When you boast the Deion Sanders of his generation, you have to keep him. I know: It's unfair to compare Ramsey to Deion. Even though they both attended Florida State, both starred in multiple sports for the Seminoles, both went No. 5 overall in the NFL draft ... Wait a second -- are we sure we can't compare them? Anyway, Ramsey, is clearly a difference maker for the Jags. Now, it's fair to point out A.J. Bouye ranked higher last season in passer rating (he was first), catch rate and yards per game, according to Next Gen stats. But Ramsey is entering his third season, and he's still playing off that rookie contract, having just logged a first-team All-Pro nod in Year 2. So, he's amazing, he's cheap and he's only getting better for a team that is climbing the ranks.

Marshon Lattimore, CB, New Orleans Saints

The reigning Defensive Rookie of the Year also landed ahead of Ramsey, according to our Next Gen stats. And he's also one of those travel corners, who has to take on the best players in his division: superstars like Julio Jones, Mike Evans, Devin Funchess. All right, two out of three ain't bad. Lattimore's the superstar defender the Saints have longed for since, what, the Dome Patrol? As much as everyone raves about Drew Brees, Sean Payton and Alvin Kamara, I would suggest Lattimore was the MVP of the team last year. Although, I don't think that's a hot take at all.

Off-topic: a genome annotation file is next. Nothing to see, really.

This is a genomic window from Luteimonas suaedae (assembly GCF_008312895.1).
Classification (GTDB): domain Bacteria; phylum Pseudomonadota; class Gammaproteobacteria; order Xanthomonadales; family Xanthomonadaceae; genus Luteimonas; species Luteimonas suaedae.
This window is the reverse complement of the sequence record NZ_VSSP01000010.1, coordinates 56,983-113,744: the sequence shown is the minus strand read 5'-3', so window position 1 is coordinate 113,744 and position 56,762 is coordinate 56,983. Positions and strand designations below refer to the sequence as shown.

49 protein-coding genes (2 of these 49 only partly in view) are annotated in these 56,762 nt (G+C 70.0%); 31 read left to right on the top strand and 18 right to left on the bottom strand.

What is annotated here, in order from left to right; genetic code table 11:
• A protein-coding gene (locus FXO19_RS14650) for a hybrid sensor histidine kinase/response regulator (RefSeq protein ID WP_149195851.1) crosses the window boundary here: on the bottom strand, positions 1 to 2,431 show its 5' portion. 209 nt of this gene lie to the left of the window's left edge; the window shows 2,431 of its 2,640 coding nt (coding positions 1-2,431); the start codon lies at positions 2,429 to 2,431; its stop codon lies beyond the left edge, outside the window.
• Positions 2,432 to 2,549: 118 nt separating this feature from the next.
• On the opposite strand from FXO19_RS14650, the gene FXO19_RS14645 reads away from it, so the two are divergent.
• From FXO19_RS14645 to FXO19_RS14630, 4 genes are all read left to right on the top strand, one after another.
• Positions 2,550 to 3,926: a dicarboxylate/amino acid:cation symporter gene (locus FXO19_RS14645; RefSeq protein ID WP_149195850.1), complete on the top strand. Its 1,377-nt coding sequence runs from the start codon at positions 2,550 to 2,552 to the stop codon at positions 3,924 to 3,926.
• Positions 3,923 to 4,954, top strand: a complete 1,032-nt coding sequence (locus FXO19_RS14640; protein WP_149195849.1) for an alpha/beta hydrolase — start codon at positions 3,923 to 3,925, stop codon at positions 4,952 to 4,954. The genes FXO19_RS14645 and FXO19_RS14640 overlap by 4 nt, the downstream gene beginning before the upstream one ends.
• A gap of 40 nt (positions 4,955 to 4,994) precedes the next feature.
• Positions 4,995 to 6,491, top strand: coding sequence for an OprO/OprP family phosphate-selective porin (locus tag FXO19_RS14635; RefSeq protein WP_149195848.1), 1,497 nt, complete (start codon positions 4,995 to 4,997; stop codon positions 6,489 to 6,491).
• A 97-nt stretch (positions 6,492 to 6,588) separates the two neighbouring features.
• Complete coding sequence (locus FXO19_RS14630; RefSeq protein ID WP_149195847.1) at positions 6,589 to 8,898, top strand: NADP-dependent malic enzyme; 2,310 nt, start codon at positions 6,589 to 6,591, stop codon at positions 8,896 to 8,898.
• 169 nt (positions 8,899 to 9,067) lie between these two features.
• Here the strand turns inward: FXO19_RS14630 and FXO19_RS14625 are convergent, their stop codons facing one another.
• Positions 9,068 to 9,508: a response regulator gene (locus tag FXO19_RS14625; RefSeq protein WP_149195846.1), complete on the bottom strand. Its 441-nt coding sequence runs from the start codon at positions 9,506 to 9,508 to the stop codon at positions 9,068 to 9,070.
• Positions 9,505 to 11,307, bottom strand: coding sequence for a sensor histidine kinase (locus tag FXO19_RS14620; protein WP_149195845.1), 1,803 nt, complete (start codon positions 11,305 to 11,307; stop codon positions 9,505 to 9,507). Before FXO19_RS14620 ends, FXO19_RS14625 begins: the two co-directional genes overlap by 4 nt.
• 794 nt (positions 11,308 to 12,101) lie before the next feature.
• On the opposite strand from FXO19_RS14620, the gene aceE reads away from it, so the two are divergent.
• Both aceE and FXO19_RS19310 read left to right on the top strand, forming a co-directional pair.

Antonio Brown, WR, Pittsburgh Steelers

Part of me is all, The Steelers have let receivers like Plaxico Burress and Santonio Holmes walk in the past and been just fine. But dude, Brown is the best receiver of the last 20 years. (We've had this discussion previously.) He's just so productive. AB's eclipsed 100 catches in each of the last five seasons, averaging 1,570 yards and 10 touchdowns per. The Steelers don't look the same without him. And yes, I truly believe it would be far easier to replace Le'Veon Bell than Brown.

J.J. Watt, DE, Houston Texans

Two years ago, this was a no-brainer. Trading a generational force of nature was unthinkable. But now, it looks like the Texans could be productive without him. On the field, that is. But all things considered, he means way too much to the Texans and the city of Houston. He raised tens of millions for the recovery effort following Hurricane Harvey. And while the Astros might be the world champs (still seems weird to say), Watt is easily the most beloved sports figure in the city. I don't want to put him up there with Jordan in Chicago, Lemieux in Pittsburgh or Kobe in Los Angeles. Actually, I do. He's there with all of them. And there is nothing the Texans could get right now in exchange for Watt that would be equitable for the franchise and the city. A city that would likely revolt and start rooting for the San Antonio Rams or something.

Larry Fitzgerald, WR, Arizona Cardinals

Here's another player who means too much to his team and community to ever hit the trade block. Especially considering the rogues gallery of quarterbacks he's been forced to endure during his career. Larry Fitz needs to go out on his own terms. So, you can't trade him. Well, unless he wants to make one last run at a Super Bowl. In that case, you send him to one of the top teams in the AFC -- like the Patriots, Jags or Titans -- and let him give it one last go. He's earned it.

Follow Adam Rank on Twitter @AdamRank.

Print

Headlines

The previous element was an advertisement.

NFL Shop